Local tax bills for the 2022-2023 tax year are arriving in taxpayers’ mailboxes with automobile owners receiving an unwelcome surprise: an increase in their automobile taxes. The explanation for the increase in used car and truck values stems from the supply chain disruptions affecting the new car market.
Supply constraints, pent-up demand and a worldwide shortage of semiconductor chips have led to a spike in new car prices. New cars require about 40% more microchips than cars manufactured before the pandemic. Not surprisingly, buyers have had to turn to the used car market for their transportation needs, driving those prices up dramatically. Hence, instead of depreciating, your car and truck are now worth more.
But is there a benefit? As we all know, the cost is relative. So, any valuation windfall from selling your used car quickly dissolves at the purchase of its replacement. Instead, there is only one downside, an increase in taxes. The increase comes when people can least afford it, with inflation soaring to a 40-year high.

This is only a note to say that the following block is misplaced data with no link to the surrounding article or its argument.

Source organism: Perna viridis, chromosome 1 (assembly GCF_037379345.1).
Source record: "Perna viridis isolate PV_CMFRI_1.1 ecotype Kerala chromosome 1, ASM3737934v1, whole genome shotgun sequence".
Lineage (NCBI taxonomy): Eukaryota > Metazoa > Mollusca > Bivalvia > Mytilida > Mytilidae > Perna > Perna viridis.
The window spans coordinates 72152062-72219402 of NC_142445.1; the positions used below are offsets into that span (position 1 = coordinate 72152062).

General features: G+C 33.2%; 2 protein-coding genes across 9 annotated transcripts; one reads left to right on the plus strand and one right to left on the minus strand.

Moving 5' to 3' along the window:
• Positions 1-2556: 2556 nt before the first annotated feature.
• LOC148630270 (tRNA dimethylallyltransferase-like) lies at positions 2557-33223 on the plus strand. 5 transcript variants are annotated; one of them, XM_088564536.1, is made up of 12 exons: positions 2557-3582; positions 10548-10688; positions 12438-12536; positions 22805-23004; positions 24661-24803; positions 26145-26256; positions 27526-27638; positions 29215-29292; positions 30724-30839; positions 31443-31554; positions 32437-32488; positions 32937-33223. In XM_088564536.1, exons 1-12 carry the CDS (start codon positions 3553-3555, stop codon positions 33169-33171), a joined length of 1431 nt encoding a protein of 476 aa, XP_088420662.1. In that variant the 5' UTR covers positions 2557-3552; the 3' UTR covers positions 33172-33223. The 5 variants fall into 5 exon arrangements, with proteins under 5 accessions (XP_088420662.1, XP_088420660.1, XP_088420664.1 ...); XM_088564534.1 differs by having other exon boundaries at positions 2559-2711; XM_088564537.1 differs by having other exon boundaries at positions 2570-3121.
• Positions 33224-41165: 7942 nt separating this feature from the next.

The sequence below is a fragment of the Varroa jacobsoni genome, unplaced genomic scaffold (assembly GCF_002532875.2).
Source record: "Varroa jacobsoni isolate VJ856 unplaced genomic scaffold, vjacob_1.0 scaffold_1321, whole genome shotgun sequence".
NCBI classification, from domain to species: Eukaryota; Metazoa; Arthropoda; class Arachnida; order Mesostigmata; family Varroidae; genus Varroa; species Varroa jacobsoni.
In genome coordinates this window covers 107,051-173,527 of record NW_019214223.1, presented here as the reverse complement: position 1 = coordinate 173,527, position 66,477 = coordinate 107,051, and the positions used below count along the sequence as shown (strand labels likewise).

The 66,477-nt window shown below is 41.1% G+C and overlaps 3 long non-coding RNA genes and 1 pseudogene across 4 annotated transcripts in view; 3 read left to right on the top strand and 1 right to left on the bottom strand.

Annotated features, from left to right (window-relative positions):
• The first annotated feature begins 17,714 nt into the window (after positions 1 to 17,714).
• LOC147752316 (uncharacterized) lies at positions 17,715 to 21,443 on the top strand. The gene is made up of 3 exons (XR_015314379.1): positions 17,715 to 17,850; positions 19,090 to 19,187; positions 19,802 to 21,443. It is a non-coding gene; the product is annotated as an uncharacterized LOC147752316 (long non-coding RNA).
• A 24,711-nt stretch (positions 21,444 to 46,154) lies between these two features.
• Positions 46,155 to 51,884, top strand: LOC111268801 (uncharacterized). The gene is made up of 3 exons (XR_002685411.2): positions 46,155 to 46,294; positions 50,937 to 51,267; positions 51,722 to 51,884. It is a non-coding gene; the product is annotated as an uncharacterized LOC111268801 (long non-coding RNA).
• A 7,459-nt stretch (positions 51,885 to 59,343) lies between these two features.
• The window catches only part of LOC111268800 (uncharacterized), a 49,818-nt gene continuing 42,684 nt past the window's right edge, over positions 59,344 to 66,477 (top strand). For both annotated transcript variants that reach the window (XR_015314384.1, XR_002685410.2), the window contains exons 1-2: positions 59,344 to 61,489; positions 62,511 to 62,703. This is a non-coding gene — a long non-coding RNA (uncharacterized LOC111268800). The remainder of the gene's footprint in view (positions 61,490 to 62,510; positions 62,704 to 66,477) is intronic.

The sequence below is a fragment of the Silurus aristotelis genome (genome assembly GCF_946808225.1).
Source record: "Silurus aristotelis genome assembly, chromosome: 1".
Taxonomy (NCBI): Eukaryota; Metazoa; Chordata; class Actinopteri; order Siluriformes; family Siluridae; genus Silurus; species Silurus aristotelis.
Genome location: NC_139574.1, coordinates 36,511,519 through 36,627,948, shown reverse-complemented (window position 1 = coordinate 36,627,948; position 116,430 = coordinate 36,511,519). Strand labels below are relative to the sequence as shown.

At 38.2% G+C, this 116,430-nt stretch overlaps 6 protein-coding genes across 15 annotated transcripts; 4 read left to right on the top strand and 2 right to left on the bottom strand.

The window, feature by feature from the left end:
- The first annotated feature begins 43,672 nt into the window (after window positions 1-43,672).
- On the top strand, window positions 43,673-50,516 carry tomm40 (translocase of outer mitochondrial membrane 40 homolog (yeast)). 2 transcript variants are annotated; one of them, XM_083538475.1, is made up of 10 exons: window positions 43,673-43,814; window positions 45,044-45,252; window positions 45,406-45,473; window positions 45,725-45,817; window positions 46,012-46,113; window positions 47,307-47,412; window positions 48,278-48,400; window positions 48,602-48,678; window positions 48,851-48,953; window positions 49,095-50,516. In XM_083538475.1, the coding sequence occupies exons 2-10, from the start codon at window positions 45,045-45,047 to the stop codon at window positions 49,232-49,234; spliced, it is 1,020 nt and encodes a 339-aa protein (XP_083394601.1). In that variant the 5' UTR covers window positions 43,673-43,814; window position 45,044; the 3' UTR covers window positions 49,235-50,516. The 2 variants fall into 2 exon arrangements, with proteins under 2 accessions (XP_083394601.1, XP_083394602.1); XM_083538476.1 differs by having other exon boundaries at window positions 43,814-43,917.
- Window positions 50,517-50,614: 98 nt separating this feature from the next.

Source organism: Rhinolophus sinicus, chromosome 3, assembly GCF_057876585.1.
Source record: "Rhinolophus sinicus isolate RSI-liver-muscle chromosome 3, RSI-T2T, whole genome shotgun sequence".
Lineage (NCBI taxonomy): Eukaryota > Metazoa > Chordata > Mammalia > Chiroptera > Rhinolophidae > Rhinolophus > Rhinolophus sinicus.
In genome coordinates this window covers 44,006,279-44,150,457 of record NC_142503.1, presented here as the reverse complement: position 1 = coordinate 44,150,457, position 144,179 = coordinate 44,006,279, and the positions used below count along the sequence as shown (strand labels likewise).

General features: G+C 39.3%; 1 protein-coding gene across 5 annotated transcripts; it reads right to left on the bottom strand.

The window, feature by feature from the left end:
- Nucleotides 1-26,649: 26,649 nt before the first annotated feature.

It’s hard to blame local tax authorities for the increases since they are literally going by the book. Connecticut town tax departments, according to State Statute, determine assessed values based on the National Automobile Dealers Association (NADA) Valuation Guide published in October each year. They rely on a snapshot of information on that date to determine the assessed value of taxpayers’ automobiles the following tax year. Like the rest of us, they are skeptical of the apparent windfall, distrustful of its causes, and stressed fielding the legitimate complaints from taxpayers.
Bob Hebert, Ridgefield, CT, candidates for State Representative